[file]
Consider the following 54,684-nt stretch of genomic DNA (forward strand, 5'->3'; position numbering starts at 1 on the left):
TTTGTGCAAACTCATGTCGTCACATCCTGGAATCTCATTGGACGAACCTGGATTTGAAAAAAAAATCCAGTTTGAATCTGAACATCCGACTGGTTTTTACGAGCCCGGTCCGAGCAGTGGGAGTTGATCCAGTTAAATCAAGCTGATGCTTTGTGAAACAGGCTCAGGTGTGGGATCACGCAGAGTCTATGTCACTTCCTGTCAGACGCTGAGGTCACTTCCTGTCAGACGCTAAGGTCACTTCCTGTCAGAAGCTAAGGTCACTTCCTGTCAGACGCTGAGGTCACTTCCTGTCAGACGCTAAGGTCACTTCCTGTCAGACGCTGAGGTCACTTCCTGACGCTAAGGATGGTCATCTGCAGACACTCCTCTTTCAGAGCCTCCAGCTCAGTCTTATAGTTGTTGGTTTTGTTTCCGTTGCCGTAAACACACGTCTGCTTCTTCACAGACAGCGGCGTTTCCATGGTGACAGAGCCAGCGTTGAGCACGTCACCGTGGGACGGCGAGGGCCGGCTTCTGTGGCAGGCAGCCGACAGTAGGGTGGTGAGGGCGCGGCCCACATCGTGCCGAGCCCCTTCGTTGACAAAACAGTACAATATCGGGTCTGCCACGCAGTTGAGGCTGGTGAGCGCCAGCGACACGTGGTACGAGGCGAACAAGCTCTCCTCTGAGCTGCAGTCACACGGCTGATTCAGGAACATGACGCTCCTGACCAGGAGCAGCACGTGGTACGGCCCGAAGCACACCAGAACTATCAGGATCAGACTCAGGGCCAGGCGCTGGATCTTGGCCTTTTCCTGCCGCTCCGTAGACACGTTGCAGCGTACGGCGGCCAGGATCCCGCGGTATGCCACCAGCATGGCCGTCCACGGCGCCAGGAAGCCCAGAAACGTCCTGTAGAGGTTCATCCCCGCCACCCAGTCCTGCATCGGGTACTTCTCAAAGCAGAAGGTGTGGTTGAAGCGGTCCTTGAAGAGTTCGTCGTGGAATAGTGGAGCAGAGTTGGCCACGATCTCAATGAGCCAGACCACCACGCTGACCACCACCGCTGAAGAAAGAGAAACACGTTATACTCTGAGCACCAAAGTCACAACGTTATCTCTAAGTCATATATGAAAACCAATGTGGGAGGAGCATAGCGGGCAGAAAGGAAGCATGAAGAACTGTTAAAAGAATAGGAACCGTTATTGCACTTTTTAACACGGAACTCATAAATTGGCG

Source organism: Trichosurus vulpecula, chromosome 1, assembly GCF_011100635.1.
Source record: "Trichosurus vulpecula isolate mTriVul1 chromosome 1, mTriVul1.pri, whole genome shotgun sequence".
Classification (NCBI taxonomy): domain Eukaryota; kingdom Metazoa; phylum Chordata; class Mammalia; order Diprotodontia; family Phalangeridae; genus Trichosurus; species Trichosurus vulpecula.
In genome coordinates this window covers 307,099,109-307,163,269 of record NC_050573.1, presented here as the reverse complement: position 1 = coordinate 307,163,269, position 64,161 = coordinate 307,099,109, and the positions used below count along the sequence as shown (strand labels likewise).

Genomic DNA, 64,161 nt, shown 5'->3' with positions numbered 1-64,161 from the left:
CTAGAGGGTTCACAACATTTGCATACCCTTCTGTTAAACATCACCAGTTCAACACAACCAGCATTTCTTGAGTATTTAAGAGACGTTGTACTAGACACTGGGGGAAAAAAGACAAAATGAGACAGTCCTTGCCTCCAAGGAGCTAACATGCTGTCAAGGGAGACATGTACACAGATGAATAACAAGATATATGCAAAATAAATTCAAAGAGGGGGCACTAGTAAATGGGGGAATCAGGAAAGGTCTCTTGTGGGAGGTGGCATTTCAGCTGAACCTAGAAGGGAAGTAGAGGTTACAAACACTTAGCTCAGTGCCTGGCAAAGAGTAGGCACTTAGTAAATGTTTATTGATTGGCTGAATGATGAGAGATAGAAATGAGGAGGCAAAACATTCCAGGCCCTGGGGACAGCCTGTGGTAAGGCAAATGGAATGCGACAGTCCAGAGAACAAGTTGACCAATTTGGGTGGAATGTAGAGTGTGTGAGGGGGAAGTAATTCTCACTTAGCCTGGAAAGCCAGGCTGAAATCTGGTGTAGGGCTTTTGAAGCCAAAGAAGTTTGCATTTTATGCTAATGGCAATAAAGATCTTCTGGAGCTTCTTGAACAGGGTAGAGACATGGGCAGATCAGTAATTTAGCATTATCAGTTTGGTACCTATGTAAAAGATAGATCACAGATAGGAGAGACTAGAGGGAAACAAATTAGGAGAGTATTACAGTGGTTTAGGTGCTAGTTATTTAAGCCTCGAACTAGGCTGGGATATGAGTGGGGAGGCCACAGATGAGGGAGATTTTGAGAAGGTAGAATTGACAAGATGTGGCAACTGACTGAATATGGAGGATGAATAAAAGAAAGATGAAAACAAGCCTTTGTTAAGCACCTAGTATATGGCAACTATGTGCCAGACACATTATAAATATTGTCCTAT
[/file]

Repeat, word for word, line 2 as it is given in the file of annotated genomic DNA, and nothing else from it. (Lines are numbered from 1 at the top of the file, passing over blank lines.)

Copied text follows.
TTTGTGCAAACTCATGTCGTCACATCCTGGAATCTCATTGGACGAACCTGGATTTGAAAAAAAAATCCAGTTTGAATCTGAACATCCGACTGGTTTTTACGAGCCCGGTCCGAGCAGTGGGAGTTGATCCAGTTAAATCAAGCTGATGCTTTGTGAAACAGGCTCAGGTGTGGGATCACGCAGAGTCTATGTCACTTCCTGTCAGACGCTGAGGTCACTTCCTGTCAGACGCTAAGGTCACTTCCTGTCAGAAGCTAAGGTCACTTCCTGTCAGACGCTGAGGTCACTTCCTGTCAGACGCTAAGGTCACTTCCTGTCAGACGCTGAGGTCACTTCCTGACGCTAAGGATGGTCATCTGCAGACACTCCTCTTTCAGAGCCTCCAGCTCAGTCTTATAGTTGTTGGTTTTGTTTCCGTTGCCGTAAACACACGTCTGCTTCTTCACAGACAGCGGCGTTTCCATGGTGACAGAGCCAGCGTTGAGCACGTCACCGTGGGACGGCGAGGGCCGGCTTCTGTGGCAGGCAGCCGACAGTAGGGTGGTGAGGGCGCGGCCCACATCGTGCCGAGCCCCTTCGTTGACAAAACAGTACAATATCGGGTCTGCCACGCAGTTGAGGCTGGTGAGCGCCAGCGACACGTGGTACGAGGCGAACAAGCTCTCCTCTGAGCTGCAGTCACACGGCTGATTCAGGAACATGACGCTCCTGACCAGGAGCAGCACGTGGTACGGCCCGAAGCACACCAGAACTATCAGGATCAGACTCAGGGCCAGGCGCTGGATCTTGGCCTTTTCCTGCCGCTCCGTAGACACGTTGCAGCGTACGGCGGCCAGGATCCCGCGGTATGCCACCAGCATGGCCGTCCACGGCGCCAGGAAGCCCAGAAACGTCCTGTAGAGGTTCATCCCCGCCACCCAGTCCTGCATCGGGTACTTCTCAAAGCAGAAGGTGTGGTTGAAGCGGTCCTTGAAGAGTTCGTCGTGGAATAGTGGAGCAGAGTTGGCCACGATCTCAATGAGCCAGACCACCACGCTGACCACCACCGCTGAAGAAAGAGAAACACGTTATACTCTGAGCACCAAAGTCACAACGTTATCTCTAAGTCATATATGAAAACCAATGTGGGAGGAGCATAGCGGGCAGAAAGGAAGCATGAAGAACTGTTAAAAGAATAGGAACCGTTATTGCACTTTTTAACACGGAACTCATAAATTGGCG